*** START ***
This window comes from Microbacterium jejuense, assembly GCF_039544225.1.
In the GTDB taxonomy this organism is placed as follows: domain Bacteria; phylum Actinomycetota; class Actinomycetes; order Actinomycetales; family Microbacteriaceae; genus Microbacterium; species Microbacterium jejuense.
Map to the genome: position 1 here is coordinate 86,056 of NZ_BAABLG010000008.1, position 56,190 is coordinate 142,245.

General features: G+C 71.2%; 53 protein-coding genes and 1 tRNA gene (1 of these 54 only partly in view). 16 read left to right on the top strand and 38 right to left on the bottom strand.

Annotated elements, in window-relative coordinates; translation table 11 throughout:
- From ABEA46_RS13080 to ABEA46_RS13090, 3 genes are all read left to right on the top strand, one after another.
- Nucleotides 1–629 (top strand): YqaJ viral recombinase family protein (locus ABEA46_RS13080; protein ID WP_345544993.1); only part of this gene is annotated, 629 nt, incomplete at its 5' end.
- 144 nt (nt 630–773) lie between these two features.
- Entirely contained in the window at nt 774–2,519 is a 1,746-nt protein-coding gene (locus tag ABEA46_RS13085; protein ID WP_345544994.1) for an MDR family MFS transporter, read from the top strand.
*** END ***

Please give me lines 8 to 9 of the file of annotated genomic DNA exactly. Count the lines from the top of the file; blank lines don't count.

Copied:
- 144 nt (nt 630–773) lie between these two features.
- Entirely contained in the window at nt 774–2,519 is a 1,746-nt protein-coding gene (locus tag ABEA46_RS13085; protein ID WP_345544994.1) for an MDR family MFS transporter, read from the top strand.